“There are decades where nothing happens and then there are weeks in which decades happen.” I came across this saying some time ago; it certainly fits like a glove to these Covid-times we are in. Bill Gates in his introduction to the ‘Goalkeepers Report 2020’ said that 25 years of development has been wiped out in 25 weeks. He called what we are facing “mutually exacerbating catastrophes.”
Truly, the world suddenly seems to have gone crazy, placing enormous demands on the mindset and mental make-up of the entrepreneur –in terms of coping and hoping, and especially looking for new opportunities – like the social enterprise working with women artisans who pivoted their production line to making masks, face shields and PPE - that could emerge from the pandemic. If ever there was a VUCA time, this is it: Volatility, Uncertainty, Complexity, Ambiguity. A healthcare crisis turned into an economic crisis, which then snowballed into a humanitarian crisis. Entire industries like aviation, hospitality, sports, entertainment and tourism have been particularly dealt a huge body blow. The cost of Covid-19 to the economy is expected to be many trillions of dollars, adversely impacting hundreds of millions of jobs, and globally, as per the World Bank, over 150 million people are likely to fall into extreme poverty because of the impact of the pandemic. If ever there was a time to hold one’s nerve and not lose one’s mind it is NOW.
Mental make-up, mental toughness and mindset come to the fore. These make or break a leader, an entrepreneur or just about anyone dealing with myriad issues that a crisis like the ongoing pandemic can cause both in one’s professional and personal life. And dealing with such situations is nothing short of heroic. But admitting one is struggling and needs help doesn’t make one any less heroic. In fact, honest introspection, sharing of vulnerability or altering one’s course are certainly signs of greater, rather than lesser, mental resilience.
It is this aspect of mental strength and health and the importance of positive leadership mindsets that we focus on in this issue of CLUED-iN as we launch into 2021. We are delighted to bring to you a virtual smörgåsbord of enriching, energizing and highly nourishing articles from probably some of the world’s most well-known and highly regarded leaders in the non-profit and social enterprise sector, which I am sure will help us to ‘Hit Refresh,’ as per the famous title by Satya Nadella, and enter into 2021 in the right frame of mind.
Jacqueline Novogratz, Caroline Ashley, Alex Counts, Rajiv Sharma, Rajen Makhijani and many others contribute to this issue – all giants of the impact sector. They share with us their insights and experiences drawn from years of working in the inclusion space, and more importantly, working through multiples crises and mind-numbing growth phases and downturns.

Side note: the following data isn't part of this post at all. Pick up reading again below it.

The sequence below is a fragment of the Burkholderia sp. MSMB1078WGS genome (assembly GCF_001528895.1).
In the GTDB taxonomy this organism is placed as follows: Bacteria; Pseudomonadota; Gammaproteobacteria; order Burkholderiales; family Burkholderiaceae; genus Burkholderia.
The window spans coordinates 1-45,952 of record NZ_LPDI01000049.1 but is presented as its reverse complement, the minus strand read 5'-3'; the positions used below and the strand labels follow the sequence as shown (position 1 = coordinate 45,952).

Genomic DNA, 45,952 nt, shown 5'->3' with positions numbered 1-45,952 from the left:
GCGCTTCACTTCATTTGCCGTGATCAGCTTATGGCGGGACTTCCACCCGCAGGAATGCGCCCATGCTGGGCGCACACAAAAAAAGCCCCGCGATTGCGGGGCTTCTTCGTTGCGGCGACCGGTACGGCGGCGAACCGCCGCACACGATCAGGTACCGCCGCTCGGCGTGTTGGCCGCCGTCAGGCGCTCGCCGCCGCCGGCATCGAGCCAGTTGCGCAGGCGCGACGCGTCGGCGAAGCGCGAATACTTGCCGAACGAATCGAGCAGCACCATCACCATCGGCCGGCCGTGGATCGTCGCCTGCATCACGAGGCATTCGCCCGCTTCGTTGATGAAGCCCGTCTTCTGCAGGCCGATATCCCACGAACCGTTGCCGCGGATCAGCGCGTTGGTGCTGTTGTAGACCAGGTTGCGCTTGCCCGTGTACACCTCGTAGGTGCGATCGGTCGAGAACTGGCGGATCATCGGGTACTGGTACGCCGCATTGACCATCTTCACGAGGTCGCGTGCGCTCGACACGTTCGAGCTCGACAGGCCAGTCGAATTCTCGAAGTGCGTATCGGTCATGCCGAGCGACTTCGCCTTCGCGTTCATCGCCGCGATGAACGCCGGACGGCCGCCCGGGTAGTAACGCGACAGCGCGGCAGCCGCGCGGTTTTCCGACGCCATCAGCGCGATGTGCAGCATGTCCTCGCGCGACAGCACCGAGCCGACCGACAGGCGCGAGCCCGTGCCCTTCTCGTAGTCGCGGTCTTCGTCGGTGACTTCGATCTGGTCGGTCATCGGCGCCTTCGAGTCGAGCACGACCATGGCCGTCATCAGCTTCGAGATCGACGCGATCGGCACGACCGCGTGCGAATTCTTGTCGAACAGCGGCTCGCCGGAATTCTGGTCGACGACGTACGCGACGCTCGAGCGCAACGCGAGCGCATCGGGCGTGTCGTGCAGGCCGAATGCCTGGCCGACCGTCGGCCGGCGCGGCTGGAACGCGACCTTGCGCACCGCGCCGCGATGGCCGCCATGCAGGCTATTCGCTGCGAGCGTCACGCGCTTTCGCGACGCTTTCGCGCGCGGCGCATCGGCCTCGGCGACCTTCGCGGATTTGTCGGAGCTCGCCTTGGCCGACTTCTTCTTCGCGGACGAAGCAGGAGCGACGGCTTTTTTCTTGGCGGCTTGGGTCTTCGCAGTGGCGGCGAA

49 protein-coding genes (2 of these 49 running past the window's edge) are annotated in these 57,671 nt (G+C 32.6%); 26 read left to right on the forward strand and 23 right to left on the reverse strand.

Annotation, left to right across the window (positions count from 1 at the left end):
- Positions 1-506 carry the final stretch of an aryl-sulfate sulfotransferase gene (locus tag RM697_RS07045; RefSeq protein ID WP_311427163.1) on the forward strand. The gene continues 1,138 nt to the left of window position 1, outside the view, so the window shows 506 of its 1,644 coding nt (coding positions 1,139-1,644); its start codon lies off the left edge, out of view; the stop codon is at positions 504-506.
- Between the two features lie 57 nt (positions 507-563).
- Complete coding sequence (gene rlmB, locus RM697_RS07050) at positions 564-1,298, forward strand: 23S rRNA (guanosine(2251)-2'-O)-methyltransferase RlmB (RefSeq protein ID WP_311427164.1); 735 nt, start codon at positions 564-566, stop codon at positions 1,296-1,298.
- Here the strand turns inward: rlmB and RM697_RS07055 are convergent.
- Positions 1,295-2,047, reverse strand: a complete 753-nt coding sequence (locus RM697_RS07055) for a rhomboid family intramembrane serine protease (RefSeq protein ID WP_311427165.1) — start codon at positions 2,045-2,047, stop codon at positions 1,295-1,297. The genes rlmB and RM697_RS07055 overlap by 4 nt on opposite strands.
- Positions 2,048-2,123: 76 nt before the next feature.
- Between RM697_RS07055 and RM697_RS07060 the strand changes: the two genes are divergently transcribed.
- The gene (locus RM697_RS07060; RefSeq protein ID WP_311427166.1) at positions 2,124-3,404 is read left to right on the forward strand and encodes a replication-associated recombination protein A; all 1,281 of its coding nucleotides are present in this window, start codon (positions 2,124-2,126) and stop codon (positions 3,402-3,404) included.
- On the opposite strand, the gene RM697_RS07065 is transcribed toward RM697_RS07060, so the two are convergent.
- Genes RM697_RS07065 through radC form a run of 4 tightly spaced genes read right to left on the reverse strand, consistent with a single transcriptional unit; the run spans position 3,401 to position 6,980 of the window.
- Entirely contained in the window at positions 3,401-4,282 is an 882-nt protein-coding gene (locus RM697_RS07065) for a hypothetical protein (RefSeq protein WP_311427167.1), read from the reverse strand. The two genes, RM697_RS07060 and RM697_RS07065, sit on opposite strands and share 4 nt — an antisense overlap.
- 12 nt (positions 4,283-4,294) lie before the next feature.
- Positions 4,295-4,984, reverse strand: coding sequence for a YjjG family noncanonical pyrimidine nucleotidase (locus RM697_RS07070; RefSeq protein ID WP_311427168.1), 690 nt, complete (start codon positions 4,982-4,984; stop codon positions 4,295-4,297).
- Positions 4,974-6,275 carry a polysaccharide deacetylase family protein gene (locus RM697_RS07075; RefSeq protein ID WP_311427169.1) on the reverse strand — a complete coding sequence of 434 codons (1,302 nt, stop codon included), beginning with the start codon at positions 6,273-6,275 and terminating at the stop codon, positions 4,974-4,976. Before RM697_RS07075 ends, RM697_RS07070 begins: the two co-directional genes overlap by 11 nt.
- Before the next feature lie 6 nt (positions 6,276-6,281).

Alex Counts hits the nail on the head when he challenges us to “rethink failure” and “create a culture that encourages open debate and dissent” and moves us towards a “win-win” approach, while Caroline Ashley CH.A.R.M.’s her way into our hearts but more importantly into our minds and psyche as she lays out her formula for social entrepreneurs / inclusion evangelists to (ch)arm themselves.
Rajen Makhijani gives us some wonderful leadership perspectives, while we hear firsthand from the stellar social entrepreneur Rajiv Sharma, who gives us a cockpit view of navigating the various headwinds that hit social enterprises.
Jacqueline Novogratz, in her characteristically unique and compassionately direct style (only she can manage that incredible combination), encourages us to unpack the one area we often choose to pretend doesn’t exist – morality; and with her incredibly lucid writing style introduces us to the aspect of ‘moral imagination’ which deeply impacts the very core of our work.
Our mental strength gives us the ability to perceive and deal with negative situations – especially failure, crises and loss.
Let me end by giving you an example that came to my mind when I was spending some time in personal reflections and prayer at the end of 2020:
How can something so tiny, seen first in an olfactory-assaulting (ok, ok smelly) environment of animals, in a small town, create such an impact the world over, impacting every sphere of our lives, our very existence?
Reading the paragraph above you could think I am writing about the coronavirus. Or you could be thinking I am writing about the tiny baby born in a cattle-shed the first Christmas.
Gotcha! It’s about perspective.
I am sure the articles in this issue will give you many tools, ideas and insights to be able to challenge the status quo and, more importantly, challenge yourself. Don’t despair if you think you need to change your business model or if your business is too small. It’s the effect that it has on the lives of people that matters. Scale will come if you want it to; if you focus on what’s important, and if the customers keep coming back. But in each of these aspects you have to stay strong – physically, emotionally and above all mentally.
Stay safe, stay well, stay positive (no pun intended this time)! Happy 2021.